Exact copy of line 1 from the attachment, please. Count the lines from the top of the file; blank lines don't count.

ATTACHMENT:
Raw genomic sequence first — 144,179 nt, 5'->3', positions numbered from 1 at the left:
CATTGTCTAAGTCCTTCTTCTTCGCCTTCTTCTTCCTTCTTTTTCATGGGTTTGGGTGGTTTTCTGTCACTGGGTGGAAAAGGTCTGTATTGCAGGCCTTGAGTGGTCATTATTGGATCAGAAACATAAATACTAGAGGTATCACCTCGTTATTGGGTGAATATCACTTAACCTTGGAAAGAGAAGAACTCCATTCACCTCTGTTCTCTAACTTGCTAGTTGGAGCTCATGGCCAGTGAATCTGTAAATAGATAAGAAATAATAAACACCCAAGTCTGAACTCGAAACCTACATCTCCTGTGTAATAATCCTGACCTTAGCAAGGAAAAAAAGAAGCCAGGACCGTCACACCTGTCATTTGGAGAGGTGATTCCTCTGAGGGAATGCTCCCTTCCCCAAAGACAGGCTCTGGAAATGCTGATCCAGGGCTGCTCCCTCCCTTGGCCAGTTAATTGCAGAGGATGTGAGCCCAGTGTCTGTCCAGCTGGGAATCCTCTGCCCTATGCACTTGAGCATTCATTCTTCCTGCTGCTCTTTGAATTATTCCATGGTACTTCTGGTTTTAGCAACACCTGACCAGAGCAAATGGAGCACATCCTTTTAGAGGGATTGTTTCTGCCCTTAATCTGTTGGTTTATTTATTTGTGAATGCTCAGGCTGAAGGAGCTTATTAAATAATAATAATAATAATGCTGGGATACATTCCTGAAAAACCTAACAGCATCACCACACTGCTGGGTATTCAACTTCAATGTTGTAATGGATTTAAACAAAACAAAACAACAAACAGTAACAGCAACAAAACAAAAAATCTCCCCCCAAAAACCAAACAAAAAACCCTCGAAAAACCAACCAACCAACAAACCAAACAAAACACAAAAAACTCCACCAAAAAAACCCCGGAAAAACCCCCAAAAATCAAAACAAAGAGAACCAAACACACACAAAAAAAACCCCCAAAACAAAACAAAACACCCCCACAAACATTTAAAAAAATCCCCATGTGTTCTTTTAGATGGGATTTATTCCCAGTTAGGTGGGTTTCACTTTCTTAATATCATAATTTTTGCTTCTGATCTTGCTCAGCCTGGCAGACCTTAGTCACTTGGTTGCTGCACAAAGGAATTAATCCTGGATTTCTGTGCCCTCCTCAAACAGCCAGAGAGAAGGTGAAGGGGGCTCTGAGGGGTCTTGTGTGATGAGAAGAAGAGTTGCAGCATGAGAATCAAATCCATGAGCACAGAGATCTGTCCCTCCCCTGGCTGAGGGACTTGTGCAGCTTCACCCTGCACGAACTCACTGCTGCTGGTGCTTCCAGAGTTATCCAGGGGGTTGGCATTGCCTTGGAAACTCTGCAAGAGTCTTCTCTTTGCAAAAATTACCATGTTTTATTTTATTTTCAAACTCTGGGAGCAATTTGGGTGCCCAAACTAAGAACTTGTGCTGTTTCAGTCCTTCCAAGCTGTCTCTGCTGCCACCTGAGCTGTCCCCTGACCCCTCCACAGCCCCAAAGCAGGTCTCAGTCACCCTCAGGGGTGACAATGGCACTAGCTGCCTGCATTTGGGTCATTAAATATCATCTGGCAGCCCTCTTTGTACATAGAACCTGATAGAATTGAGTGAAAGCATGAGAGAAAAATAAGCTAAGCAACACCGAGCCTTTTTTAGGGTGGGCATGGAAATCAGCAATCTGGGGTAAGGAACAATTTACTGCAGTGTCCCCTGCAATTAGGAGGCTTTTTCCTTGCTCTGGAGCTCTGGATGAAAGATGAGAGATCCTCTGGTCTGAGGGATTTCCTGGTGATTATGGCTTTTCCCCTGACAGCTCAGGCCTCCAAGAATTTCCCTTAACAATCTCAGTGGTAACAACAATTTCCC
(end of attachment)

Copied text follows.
Raw genomic sequence first — 144,179 nt, 5'->3', positions numbered from 1 at the left: